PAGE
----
Genre: Science Fiction, Post-Apocalyptic
Publisher: Simon & Schuster
Thousands of them have lived underground. They’ve lived there so long, there are only legends about people living anywhere else. Such a life requires rules. Strict rules. There are things that must not be discussed. Like going outside. Never mention you might like going outside.
Or you’ll get what you wish for.
Wool is a refreshing post-apocalyptic story about humanity fleeing into an underground silo. What makes Wool standout from others of its genre is its use of secrets and manipulation. Most novels in this genre feature a widespread government that exerts its control over the people through physical force and manipulation. Wool doesn’t have an all-powerful government; instead they have few key authority figures that hold devastating secrets that could destroy everything they’ve been working towards.
The world of this novel and what caused humanity flee to an underground silo are the best part of the novel. The discovery about the truth of the toxic world outside and how society functions inside the silo are slowly teased out throughout the length of the novel, making a bit more of a slower paced read. Despite the slow pace, it is consistent throughout with enough mystery and politics to keep readers stuck to the pages while cursing the people of IT.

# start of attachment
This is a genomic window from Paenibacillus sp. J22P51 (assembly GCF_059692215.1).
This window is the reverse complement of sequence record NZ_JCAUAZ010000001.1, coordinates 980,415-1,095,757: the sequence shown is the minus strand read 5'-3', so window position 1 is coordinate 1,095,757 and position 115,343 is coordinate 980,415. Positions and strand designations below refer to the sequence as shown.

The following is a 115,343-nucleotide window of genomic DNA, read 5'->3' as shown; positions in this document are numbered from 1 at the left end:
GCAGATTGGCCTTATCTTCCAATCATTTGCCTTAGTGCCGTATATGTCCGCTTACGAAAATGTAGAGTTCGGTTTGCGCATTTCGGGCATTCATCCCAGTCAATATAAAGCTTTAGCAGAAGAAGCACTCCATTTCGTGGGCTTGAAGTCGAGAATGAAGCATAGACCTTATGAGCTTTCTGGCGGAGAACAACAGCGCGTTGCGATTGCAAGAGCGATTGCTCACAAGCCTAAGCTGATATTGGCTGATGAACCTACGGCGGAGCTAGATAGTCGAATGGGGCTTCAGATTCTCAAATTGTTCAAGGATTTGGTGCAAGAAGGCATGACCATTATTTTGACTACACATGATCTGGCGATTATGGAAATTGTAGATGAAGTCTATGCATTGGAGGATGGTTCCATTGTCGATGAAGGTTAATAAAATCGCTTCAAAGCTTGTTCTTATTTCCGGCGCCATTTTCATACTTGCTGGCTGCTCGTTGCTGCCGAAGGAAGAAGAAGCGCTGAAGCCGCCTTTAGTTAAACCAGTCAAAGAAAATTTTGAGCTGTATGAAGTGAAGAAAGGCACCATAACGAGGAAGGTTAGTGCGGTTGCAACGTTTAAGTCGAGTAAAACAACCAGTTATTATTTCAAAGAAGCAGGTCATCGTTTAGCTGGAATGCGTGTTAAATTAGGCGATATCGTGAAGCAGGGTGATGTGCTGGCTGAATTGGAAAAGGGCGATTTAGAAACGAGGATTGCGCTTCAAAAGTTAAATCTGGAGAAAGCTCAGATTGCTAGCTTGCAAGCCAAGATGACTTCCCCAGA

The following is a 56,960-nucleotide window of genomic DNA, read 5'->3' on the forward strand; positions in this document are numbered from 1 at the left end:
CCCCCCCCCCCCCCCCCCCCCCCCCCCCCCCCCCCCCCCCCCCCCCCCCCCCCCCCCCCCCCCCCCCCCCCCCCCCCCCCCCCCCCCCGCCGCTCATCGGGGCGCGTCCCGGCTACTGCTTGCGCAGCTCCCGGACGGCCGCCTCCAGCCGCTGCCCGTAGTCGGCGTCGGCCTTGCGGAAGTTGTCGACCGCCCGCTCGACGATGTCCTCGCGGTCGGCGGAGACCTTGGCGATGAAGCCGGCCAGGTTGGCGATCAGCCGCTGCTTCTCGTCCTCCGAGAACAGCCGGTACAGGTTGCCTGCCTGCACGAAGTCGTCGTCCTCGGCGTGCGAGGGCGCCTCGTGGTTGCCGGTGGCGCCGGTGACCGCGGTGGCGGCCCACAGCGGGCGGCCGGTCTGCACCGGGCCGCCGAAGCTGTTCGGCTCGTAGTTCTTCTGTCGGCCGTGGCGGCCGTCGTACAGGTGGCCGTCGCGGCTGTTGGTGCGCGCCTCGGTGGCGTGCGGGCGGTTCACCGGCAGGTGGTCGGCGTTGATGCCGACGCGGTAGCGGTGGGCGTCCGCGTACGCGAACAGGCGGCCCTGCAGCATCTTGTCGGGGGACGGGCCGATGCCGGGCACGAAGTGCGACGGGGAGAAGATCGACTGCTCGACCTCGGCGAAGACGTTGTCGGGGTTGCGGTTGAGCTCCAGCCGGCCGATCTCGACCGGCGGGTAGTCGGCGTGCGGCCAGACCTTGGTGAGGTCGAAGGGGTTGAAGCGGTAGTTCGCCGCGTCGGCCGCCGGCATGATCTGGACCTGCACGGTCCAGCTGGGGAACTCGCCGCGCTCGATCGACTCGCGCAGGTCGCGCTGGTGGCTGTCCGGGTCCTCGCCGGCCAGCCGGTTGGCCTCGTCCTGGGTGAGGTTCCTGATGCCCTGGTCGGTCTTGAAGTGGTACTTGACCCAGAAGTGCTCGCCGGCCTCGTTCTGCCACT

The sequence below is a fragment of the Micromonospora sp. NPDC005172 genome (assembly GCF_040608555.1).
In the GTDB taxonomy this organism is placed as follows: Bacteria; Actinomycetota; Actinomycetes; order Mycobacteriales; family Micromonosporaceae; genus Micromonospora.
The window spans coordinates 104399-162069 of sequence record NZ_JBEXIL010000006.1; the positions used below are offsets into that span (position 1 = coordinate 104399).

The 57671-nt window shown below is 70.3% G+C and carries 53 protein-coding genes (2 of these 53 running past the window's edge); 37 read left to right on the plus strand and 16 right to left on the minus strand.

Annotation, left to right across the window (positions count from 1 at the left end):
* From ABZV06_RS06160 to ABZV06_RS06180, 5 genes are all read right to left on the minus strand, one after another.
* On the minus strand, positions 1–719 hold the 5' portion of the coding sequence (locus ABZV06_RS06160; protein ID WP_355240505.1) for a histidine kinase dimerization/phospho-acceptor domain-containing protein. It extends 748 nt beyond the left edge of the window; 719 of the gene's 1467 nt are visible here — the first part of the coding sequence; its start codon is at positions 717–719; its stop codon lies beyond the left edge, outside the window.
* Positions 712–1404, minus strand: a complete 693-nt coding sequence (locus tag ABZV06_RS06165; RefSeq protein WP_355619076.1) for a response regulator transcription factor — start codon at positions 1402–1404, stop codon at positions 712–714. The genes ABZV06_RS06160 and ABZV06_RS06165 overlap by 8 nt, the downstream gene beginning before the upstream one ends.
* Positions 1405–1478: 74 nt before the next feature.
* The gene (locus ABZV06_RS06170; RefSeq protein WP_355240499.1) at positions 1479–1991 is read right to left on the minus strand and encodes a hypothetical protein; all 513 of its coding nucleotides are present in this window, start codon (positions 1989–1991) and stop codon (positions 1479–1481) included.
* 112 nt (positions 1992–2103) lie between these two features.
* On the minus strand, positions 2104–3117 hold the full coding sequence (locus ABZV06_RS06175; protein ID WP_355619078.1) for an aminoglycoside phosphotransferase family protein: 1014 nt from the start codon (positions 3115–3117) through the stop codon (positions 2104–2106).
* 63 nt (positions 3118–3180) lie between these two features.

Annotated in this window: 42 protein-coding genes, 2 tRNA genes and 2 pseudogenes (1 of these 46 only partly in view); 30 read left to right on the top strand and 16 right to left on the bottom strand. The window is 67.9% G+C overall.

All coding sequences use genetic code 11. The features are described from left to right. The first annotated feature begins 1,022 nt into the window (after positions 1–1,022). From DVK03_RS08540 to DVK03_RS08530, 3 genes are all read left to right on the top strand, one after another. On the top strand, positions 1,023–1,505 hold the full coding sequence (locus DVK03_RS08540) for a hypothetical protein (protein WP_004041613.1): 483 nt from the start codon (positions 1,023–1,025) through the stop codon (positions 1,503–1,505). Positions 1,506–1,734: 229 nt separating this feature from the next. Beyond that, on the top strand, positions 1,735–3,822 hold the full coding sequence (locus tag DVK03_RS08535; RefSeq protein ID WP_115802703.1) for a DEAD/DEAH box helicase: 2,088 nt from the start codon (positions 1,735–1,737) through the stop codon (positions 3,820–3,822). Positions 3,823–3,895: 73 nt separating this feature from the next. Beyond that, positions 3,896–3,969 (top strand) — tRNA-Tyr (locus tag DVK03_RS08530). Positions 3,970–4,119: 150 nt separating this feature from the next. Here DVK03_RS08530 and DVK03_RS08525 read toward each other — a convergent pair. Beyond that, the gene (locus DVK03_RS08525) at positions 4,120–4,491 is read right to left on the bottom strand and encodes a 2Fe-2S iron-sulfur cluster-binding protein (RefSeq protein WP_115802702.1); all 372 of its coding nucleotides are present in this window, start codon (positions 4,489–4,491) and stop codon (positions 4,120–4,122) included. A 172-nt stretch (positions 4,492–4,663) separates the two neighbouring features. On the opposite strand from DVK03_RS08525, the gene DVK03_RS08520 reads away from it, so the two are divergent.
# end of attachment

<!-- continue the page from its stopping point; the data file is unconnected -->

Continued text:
The main character, Juliette, is fleshed out with a unique personality. She’s been pulled out of her element of mechanics to a more prestigious position with new politics and rules to follow. She quickly finds herself overwhelmed and discovers terrifying truths about the world she lives in. I enjoyed her tenacity and resourcefulness. She reminded me of a character from The Martian by Andy Weir, savvy and knowledgeable in her trade. Juliette is what Jazz from Artemis by Andy Weir should have been.
Overall, Wool is a refreshing post-apocalyptic story that stands on its own if need be, but also enhanced with further storytelling.